One observer (WYK), blinded to the distribution of the groups, analysed all the CMR images, using the semiautomatic, freely available software Segment V.1.9 R3697. First, LV volumes and function were calculated on the end-diastolic and end-systolic phases of the short-axis cine images. Second, myocardial infarct size was determined in the LGE images by a semiautomated algorithm accounting for partial volume effects.21 The infarct size was expressed as a percentage of the LV myocardium (infarction volume/LV myocardium volume×100%). The AAR was quantified from T2-STIR images by a semiautomated algorithm (AAR/LV myocardium volume×100%).22 The salvaged myocardial percentage was defined as the difference between the infarct size and AAR. Finally, the hypointense signal core within the AAR was defined by ROI analysis as a core with signal intensity measuring two SDs lower than the signal intensity of the AAR.23 ,24 The ROI defined by the hypointense signal core was used on the T2-mapping images to extract T2 values. On the T1W IR images, myocardium with mean signal intensity more than two SDs above the mean signal intensity from remote myocardium was defined as IMH (18). MVO was defined and quantified on the LGE images from visual inspection of no contrast enhancement within the infarct core. All CMR images were matched and aligned.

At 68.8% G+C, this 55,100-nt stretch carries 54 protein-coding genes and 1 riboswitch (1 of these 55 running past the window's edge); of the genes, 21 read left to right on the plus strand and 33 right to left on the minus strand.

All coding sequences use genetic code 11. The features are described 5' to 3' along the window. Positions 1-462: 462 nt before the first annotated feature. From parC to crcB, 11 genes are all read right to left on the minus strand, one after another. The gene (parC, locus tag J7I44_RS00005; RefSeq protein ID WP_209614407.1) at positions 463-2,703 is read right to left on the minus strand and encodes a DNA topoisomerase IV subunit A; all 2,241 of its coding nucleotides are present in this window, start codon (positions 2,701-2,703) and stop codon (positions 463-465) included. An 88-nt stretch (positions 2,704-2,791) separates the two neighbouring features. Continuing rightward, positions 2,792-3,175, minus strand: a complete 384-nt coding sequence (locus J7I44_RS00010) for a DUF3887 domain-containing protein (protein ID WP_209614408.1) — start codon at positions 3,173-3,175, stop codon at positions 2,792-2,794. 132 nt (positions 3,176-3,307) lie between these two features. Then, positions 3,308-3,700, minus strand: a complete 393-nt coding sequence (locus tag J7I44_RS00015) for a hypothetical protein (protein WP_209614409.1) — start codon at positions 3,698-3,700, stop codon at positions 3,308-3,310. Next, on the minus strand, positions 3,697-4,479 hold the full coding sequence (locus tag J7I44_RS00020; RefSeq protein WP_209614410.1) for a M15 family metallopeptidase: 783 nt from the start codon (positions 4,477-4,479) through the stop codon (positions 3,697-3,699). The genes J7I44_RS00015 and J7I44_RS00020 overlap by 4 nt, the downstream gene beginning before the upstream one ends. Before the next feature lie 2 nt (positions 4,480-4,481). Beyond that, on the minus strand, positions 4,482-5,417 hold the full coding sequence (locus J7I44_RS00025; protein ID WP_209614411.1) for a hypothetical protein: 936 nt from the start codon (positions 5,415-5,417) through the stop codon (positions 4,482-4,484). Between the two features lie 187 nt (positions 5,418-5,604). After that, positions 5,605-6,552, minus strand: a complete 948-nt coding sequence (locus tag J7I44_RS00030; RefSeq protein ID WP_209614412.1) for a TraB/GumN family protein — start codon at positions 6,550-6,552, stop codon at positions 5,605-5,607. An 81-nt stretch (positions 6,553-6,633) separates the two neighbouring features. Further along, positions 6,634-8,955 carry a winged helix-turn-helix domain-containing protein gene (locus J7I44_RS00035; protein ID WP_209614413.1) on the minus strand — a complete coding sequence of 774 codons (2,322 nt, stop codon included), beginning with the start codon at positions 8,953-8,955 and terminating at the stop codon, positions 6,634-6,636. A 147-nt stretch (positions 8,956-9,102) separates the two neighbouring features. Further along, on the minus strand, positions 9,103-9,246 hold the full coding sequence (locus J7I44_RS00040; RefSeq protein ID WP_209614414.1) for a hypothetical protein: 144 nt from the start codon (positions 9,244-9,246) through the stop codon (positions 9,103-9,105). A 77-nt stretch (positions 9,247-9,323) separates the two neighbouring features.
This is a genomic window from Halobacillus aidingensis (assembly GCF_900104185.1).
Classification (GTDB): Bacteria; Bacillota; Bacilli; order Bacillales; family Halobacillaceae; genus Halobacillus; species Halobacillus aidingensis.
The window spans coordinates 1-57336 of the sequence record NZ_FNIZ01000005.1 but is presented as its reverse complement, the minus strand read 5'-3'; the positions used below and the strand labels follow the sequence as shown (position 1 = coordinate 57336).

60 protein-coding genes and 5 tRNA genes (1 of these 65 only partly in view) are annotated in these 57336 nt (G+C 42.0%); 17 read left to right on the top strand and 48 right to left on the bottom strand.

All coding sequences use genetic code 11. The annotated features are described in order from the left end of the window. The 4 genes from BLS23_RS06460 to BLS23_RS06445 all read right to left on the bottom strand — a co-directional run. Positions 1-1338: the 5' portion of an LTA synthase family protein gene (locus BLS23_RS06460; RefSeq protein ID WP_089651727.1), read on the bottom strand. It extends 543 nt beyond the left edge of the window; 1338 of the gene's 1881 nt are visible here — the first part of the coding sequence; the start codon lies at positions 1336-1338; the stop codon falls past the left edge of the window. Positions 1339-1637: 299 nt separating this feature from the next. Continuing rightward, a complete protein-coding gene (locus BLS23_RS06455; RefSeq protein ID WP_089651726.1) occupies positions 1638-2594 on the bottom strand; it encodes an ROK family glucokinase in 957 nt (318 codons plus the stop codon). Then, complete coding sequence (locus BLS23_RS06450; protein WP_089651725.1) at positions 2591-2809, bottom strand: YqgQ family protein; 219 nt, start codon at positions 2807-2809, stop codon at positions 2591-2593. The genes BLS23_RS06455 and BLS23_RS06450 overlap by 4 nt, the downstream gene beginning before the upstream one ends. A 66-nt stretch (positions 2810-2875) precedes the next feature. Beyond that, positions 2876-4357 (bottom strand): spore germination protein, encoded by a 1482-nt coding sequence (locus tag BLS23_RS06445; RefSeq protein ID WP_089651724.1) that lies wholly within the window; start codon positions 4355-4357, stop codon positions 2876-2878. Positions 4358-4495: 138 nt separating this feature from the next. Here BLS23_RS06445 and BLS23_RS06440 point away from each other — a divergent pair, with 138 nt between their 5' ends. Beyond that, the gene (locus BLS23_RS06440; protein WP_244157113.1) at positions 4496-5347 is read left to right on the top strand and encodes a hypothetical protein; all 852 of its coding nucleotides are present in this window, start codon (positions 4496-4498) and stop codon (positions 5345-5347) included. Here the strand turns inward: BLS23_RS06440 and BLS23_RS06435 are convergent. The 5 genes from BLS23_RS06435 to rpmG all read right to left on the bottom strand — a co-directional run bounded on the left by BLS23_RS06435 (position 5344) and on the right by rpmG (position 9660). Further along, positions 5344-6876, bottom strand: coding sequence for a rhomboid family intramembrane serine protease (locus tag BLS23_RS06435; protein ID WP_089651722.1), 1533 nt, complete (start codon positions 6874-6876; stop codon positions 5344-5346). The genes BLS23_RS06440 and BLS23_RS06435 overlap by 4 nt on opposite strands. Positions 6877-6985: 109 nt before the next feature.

Two observers by consensus (SFP and ESSH) analysed all photographed gross pathological images of the myocardial slices using the Adobe Photoshop software (Adobe Systems Inc, San Jose, California, USA). The IMH volume was identified and measured as a distinct red to reddish black area within the AAR of the LV myocardium. MVO was not assessed in the pathology.